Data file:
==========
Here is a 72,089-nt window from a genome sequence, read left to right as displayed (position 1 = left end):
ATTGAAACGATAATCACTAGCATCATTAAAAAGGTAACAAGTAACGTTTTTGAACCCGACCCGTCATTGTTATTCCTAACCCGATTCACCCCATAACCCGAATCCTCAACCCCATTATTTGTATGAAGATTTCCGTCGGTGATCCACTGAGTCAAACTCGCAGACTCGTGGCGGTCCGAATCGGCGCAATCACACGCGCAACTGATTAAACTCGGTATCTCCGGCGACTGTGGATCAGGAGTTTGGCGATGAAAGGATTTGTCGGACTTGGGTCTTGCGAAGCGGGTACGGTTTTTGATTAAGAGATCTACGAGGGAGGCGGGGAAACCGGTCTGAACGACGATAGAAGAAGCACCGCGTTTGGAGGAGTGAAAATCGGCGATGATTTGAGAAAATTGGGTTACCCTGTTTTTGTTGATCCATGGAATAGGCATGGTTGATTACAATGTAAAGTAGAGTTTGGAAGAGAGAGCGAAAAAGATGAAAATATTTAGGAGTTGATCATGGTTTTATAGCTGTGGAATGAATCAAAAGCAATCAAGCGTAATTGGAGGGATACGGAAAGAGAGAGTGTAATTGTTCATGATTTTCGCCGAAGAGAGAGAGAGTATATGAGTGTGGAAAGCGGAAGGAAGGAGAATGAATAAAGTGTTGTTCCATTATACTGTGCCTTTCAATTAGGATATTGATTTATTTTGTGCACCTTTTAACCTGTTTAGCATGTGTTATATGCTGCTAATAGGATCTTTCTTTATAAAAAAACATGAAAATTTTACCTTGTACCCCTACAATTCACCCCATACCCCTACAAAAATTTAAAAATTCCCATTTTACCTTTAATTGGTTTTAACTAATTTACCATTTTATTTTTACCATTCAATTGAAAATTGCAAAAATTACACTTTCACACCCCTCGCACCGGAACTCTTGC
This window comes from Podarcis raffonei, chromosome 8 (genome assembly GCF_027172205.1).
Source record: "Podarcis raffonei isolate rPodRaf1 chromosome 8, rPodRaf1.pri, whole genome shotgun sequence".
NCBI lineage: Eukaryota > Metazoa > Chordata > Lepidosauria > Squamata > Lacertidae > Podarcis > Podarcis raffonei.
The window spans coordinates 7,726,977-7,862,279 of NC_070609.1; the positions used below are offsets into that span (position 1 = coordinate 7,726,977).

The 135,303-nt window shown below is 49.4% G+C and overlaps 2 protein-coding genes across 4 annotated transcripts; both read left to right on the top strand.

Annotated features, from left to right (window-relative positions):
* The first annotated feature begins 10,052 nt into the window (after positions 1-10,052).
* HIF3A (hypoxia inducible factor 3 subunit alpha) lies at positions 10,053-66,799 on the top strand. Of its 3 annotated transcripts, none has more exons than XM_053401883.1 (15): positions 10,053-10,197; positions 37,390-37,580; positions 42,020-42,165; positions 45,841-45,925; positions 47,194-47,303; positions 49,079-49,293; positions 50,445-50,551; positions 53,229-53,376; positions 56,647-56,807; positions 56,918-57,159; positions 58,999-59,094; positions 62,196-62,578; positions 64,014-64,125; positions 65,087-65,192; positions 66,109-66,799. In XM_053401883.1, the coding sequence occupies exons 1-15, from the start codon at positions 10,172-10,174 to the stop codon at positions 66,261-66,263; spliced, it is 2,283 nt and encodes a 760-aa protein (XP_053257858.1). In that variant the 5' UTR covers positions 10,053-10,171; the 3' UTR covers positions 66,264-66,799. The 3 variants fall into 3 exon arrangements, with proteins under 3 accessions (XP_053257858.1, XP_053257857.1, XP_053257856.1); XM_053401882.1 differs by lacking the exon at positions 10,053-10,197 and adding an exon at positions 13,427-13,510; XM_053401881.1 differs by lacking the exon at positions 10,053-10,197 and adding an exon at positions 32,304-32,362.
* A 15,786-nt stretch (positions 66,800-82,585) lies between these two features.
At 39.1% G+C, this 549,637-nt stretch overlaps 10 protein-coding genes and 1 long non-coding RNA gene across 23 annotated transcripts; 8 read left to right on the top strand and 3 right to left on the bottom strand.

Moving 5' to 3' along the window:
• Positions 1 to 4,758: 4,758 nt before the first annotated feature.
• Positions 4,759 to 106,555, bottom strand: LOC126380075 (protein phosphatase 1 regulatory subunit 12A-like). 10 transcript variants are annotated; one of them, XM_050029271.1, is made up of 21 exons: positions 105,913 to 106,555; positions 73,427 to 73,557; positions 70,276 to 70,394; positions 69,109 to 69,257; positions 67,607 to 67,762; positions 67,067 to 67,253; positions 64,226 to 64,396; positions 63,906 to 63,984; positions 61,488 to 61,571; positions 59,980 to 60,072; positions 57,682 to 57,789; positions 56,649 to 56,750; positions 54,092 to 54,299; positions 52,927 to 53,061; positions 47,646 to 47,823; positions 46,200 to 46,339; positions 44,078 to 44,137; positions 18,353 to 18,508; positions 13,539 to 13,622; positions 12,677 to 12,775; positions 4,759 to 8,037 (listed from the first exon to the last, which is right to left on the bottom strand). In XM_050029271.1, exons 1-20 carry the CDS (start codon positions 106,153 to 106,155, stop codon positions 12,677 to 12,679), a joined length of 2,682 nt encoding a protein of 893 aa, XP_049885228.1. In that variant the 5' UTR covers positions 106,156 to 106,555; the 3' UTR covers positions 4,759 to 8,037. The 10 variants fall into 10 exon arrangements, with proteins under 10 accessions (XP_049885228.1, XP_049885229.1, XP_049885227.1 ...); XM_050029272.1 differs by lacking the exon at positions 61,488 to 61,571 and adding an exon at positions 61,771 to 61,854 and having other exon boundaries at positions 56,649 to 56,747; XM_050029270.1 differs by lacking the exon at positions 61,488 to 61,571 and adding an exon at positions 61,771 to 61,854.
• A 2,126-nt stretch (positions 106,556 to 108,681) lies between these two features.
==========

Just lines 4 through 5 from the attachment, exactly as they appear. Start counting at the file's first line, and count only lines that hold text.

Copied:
Source record: "Podarcis raffonei isolate rPodRaf1 chromosome 8, rPodRaf1.pri, whole genome shotgun sequence".
NCBI lineage: Eukaryota > Metazoa > Chordata > Lepidosauria > Squamata > Lacertidae > Podarcis > Podarcis raffonei.